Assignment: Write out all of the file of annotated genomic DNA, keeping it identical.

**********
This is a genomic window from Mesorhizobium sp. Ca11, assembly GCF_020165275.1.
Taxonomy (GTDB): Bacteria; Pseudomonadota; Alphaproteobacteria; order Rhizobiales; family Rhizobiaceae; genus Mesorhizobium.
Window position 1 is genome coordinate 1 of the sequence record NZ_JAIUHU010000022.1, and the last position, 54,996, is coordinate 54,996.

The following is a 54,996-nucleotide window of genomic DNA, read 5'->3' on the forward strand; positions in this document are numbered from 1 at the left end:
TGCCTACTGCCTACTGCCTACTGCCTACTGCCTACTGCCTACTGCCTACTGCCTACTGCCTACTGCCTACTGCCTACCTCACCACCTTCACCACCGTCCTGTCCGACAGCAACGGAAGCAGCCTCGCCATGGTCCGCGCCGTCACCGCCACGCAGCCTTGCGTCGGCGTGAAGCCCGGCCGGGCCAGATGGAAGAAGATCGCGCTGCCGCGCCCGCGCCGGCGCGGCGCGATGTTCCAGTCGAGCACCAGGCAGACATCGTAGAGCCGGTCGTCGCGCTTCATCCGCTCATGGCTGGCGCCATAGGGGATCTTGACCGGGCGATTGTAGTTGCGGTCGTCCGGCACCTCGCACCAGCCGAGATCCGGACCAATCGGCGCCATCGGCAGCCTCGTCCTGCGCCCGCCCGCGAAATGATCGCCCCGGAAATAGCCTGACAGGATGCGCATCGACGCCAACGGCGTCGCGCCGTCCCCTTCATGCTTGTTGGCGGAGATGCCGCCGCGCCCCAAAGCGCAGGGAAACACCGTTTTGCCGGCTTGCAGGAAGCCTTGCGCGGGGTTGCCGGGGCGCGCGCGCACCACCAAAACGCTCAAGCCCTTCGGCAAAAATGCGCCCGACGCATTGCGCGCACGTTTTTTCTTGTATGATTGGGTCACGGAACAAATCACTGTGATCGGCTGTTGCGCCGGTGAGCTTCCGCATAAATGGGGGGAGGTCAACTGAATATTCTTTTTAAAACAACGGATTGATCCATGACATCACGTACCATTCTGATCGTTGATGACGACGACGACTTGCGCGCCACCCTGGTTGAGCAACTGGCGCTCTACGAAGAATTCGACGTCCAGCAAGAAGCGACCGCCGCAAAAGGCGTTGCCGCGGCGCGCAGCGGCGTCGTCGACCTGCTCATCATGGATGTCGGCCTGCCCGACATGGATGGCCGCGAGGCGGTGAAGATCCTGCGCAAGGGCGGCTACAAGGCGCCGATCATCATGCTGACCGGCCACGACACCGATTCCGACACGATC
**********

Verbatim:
This is a genomic window from Mesorhizobium sp. Ca11, assembly GCF_020165275.1.
Taxonomy (GTDB): Bacteria; Pseudomonadota; Alphaproteobacteria; order Rhizobiales; family Rhizobiaceae; genus Mesorhizobium.
Window position 1 is genome coordinate 1 of the sequence record NZ_JAIUHU010000022.1, and the last position, 54,996, is coordinate 54,996.

The following is a 54,996-nucleotide window of genomic DNA, read 5'->3' on the forward strand; positions in this document are numbered from 1 at the left end:
TGCCTACTGCCTACTGCCTACTGCCTACTGCCTACTGCCTACTGCCTACTGCCTACTGCCTACTGCCTACTGCCTACCTCACCACCTTCACCACCGTCCTGTCCGACAGCAACGGAAGCAGCCTCGCCATGGTCCGCGCCGTCACCGCCACGCAGCCTTGCGTCGGCGTGAAGCCCGGCCGGGCCAGATGGAAGAAGATCGCGCTGCCGCGCCCGCGCCGGCGCGGCGCGATGTTCCAGTCGAGCACCAGGCAGACATCGTAGAGCCGGTCGTCGCGCTTCATCCGCTCATGGCTGGCGCCATAGGGGATCTTGACCGGGCGATTGTAGTTGCGGTCGTCCGGCACCTCGCACCAGCCGAGATCCGGACCAATCGGCGCCATCGGCAGCCTCGTCCTGCGCCCGCCCGCGAAATGATCGCCCCGGAAATAGCCTGACAGGATGCGCATCGACGCCAACGGCGTCGCGCCGTCCCCTTCATGCTTGTTGGCGGAGATGCCGCCGCGCCCCAAAGCGCAGGGAAACACCGTTTTGCCGGCTTGCAGGAAGCCTTGCGCGGGGTTGCCGGGGCGCGCGCGCACCACCAAAACGCTCAAGCCCTTCGGCAAAAATGCGCCCGACGCATTGCGCGCACGTTTTTTCTTGTATGATTGGGTCACGGAACAAATCACTGTGATCGGCTGTTGCGCCGGTGAGCTTCCGCATAAATGGGGGGAGGTCAACTGAATATTCTTTTTAAAACAACGGATTGATCCATGACATCACGTACCATTCTGATCGTTGATGACGACGACGACTTGCGCGCCACCCTGGTTGAGCAACTGGCGCTCTACGAAGAATTCGACGTCCAGCAAGAAGCGACCGCCGCAAAAGGCGTTGCCGCGGCGCGCAGCGGCGTCGTCGACCTGCTCATCATGGATGTCGGCCTGCCCGACATGGATGGCCGCGAGGCGGTGAAGATCCTGCGCAAGGGCGGCTACAAGGCGCCGATCATCATGCTGACCGGCCACGACACCGATTCCGACACGATC